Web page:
You’re no blue blood any more, honey. The master bought you…and now he’s waitin’!
It is a film Clark Gable called the worst of his career.
Question: Was he right?
Answer: I haven’t seen all of Gable’s films, but I think he may have been on to something!
Where to begin one may ask. It probably begins and ends with one vision. Imagine if you will an aesthetically strong but overall an incredibly weak stab at recreating the magic that was – and is- Gone with the Wind.
The similarities are endless. The promotional art, Gable’s attire, and even the title screen are almost direct copies of their famous twenty year forebear. But what the earlier film captures in casting, detail, and overall production quality, Band of Angels exaggerates to garish proportions. The results are not good.
Clark Gable is Hamish Bond whose professional lineage varies as the film progresses. At the beginning he is a wealthy plantation owner and retired merchant captain. A bit later his former occupation was smuggling before his pedigree finally resolves itself and Bond is revealed as a former slaver.
Though of course he doesn’t call it the slave trade, opting for a term that was improper in 1957 and downright offensive in today’s age. Throughout the film there is a sprinkling of similar language which truly diminishes the film. Even Gone with the Wind, which especially of late has increasingly come under fire for its portrayal of African Americans, steered well clear of such blatant abuses.
Gable’s co-star here is Yvonne De Carlo, most famous in her turn in television’s The Munsters. She’s adequate for what is expected of her, though of course far too young in comparison to the mature Gable. Again in both her attire and many of the camera angles (even the personality of her character) used she is clearly being positioned by director Raoul Walsh as a stand-in for one certain belle of Tara.
As Amantha Starr, Ms. De Carlo is the daughter of a wealthy Kentucky plantation owner. However on his untimely death, she learns that not only did he pass almost completely destitute, but that her mother is in fact one of the plantation’s slave. To further exacerbate the shock of her new situation, she learns that she too will be sold at a slave auction to help settle her father’s debts.
The third lead if you will, is Sydney Poitier as Rau-Ru, who has almost as convoluted a background as the other two. His background doesn’t become completely disclosed until the final act of the picture- (with Amantha’s disclosure taking the first third and Hamish’s taking the second). Turns out he was more or less adopted by Hamish during one of his “more successful” slave journeys.
Now the convoluted family tree that is Band of Angels is complete.
The story takes place at the onset of the Civil War, with Bond and his new slave Amantha secure in his New Orleans residence. On hearing that Union soldiers are on their way, he heads up north to one of his plantations. While there and with the evil Yankees still closer, he burns his crops in direct contradiction to known orders from the invaders. His life now forfeit, he disappears to make his escape.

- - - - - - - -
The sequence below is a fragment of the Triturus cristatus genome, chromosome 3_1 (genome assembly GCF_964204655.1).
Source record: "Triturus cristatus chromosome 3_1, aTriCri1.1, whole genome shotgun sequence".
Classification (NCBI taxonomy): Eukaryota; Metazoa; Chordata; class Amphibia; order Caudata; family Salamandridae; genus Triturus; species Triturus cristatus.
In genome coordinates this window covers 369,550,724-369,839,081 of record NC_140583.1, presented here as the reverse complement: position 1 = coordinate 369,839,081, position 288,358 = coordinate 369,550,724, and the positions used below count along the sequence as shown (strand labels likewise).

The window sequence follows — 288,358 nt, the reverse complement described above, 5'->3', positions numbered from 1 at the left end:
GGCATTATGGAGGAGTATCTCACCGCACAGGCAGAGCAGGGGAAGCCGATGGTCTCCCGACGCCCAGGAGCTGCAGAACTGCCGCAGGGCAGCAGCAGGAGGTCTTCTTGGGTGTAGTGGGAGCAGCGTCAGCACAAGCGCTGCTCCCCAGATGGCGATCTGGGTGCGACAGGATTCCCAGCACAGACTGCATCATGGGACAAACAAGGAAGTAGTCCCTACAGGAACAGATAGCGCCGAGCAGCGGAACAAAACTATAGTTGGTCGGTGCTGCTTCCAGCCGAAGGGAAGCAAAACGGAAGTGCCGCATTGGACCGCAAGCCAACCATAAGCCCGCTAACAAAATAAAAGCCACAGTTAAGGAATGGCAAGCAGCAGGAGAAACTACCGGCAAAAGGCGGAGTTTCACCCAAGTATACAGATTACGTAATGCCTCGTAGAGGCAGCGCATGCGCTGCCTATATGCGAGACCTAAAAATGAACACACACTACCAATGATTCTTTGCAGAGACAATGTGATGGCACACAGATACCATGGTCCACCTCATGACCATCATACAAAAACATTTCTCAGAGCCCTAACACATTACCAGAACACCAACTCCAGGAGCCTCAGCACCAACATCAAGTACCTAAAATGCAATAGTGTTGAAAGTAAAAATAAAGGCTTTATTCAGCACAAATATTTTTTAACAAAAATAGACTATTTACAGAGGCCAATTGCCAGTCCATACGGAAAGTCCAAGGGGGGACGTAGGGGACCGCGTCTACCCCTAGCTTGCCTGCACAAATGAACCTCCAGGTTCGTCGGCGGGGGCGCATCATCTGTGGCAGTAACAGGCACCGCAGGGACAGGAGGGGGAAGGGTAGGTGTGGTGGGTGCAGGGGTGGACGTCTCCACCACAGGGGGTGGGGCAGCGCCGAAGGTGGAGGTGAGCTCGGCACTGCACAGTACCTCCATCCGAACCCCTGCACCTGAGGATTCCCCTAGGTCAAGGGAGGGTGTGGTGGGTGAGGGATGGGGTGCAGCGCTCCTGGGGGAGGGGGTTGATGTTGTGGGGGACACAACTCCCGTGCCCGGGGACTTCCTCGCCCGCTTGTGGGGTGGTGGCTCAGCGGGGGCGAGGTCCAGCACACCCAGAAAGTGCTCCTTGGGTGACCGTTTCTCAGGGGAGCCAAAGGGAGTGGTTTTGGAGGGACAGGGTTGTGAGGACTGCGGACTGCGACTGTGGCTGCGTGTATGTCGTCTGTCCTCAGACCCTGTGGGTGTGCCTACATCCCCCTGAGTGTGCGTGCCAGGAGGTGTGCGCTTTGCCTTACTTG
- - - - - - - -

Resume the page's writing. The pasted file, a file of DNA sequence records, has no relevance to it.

Along the way Amantha resists Bond’s generosity and struggles against Rau-Ru’s resentment. He is not only filled with hatred against the institution of slavery and all that it entails, but also (perhaps even more so) against Bond, who has taken care to try to better the lives of those he owns.
I think that the story here is supposed to be that beauty and the self-worth of a person bears no relation to the color of their skin, which is a truly noble and correct goal. And though the issues Gable and De Carlo bring up are noble (especially the very powerful and effective scene where Gable comes clean with his past and his attempts to make good on it), there is so much wrong here that the message gets garbled in the translation.
The language, as noted earlier, is offensive by most any standard. Much of the time when Gable’s slaves are on screen they sing and dance, a la The Song of the South. (When will that be on DVD?) Make a note of that.
But there are some strong points as well.
Clearly very little expense was spared in the film, with iconic exteriors of sprawling plantations. We also have riverboats and chases through swamps and the burning of one of Bond’s estates. There is plenty of eye candy in the scenery which is all wonderfully captured on screen.
There is quite a bit of historical accuracy in the picture, even though it is taken from a work of Robert Penn Warren’s. Slaveowners often did have children with their slaves and hid the truth from their offspring and families- think Thomas Jefferson. Historically as well the notion of any black blood labelling one as black holds water. Unfortunately our forebears thought in terms of black and white only without realize most of reality is some shade of gray.
Lastly, some mention should be made of Raoul Walsh’s direction here as well. With 139 directing credits, Band of Angels marks almost the end of the storied director’s career, he only directed six more features. Take special note of the scenes I will reference only as “The Storm” and “The Duel.” In both the camera movements and shots are exemplary in driving emotion and tension.
Ironically even Max Steiner’s score seems trite and rehashed here, though that was one of Steiner’s trademarks. Here again we have De Carlo (a white woman) playing a (partially) black woman. Suffice to say she looks as white as the driven snow. Though not right, it is no worse than the other casting decisions of the era, where whites routinely played most everything.